Pesticide free herbs and vegetables: Predators are your friends #healthyliving

In my previous post on this topic I talked about companion planting. In that post it was mentioned that plants alone rarely solve the problem. However, taking an integrated pest management approach using several earth friendly methods can go along way.


One of those approaches involves using predators. No I’m not talking about putting a T-Rex in your garden. Though it does involve raptors or at least birds 🙂


A common house wren was once observed feeding upwards of “500 spiders and caterpillars to its young during one summer afternoon,” according to the book Gardening Without Poisons. So why not invite a few birds to your garden? Hang some bird feeders near your garden and put some nesting materials in plain sight. Before too long you will likely have a ‘raptor’ in your garden.

There are other predators too that you would likely want to bring to the party, Toads, Ladybugs and Praying Mantis.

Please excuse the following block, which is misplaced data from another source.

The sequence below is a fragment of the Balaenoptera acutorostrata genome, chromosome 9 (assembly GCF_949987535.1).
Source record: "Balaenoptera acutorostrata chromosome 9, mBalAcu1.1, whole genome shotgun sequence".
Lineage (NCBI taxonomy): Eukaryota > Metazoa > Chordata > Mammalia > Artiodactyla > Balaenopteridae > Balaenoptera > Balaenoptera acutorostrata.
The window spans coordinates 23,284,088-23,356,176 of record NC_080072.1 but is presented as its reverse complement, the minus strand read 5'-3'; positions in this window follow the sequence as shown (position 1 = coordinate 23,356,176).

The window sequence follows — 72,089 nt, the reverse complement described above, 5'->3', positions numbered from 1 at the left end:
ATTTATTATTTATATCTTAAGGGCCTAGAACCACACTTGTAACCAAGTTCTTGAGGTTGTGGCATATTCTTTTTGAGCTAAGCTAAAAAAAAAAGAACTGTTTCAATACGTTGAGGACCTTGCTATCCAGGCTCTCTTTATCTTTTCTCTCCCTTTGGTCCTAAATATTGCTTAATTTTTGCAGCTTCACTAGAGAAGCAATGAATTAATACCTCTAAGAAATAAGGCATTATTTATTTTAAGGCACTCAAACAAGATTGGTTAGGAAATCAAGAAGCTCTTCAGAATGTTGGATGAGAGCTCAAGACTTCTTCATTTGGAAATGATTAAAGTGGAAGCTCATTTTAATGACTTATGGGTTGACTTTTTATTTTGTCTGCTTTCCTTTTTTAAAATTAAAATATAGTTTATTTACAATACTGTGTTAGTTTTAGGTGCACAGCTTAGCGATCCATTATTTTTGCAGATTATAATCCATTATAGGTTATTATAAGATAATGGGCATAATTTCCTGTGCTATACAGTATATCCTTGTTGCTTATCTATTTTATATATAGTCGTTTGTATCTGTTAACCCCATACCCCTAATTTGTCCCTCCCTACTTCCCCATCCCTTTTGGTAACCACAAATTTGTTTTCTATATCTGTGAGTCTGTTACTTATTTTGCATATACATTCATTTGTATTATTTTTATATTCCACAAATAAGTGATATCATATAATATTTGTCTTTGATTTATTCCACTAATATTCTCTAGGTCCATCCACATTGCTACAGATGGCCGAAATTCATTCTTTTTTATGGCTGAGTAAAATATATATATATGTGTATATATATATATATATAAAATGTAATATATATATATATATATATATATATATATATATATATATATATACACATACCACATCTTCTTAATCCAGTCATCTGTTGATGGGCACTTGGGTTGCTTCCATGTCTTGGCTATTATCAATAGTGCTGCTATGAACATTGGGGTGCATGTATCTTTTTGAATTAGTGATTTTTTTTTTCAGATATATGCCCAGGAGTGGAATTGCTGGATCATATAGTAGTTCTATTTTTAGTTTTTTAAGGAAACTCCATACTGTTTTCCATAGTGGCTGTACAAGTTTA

Toads can eat up to 10,000 insects in just three months. They aren’t fussy either their diet includes crickets, squash bugs, army worms, slugs, tent and gypsy-moth caterpillars. Two simple things you can do to encourage toads is to add a water feature to your yard or garden and provide a protected home for them. You can buy one of these or created one by simply turning a ceramic pot upside down with one side propped up to allow room for a toad to enter or simply reuse a broken pot or two. To learn more visit


Ladybugs and Praying Mantis although potential food for the birds and toads are themselves incredible predators. If you purchase ladybugs and release them in your garden they will immediately look for their favorite food, aphids. Praying mantis eggs can also be purchased and put in the garden. Once hatched the mantises will devour virtually any other bug that dares crosses its path.

Like the other predators mentioned these little creatures have a preferred habitat and there are things you can do to encourage them to visit (or stay). Gardeningknowhow stated “Ladybugs eat two things, pest insects and pollen. They need both of these things to survive and when these things are in abundance in your garden, they will happily relocate to your garden.” Growing flowering plants like cosmos and marigolds or herbs like dill or fennel can help attract them. As well you may consider “decoy plants.” Decoy plants are plants that are known to attract aphids or other insects as food for the predators. Like any other creature they also need water and shelter, places where they can escape larger predators.

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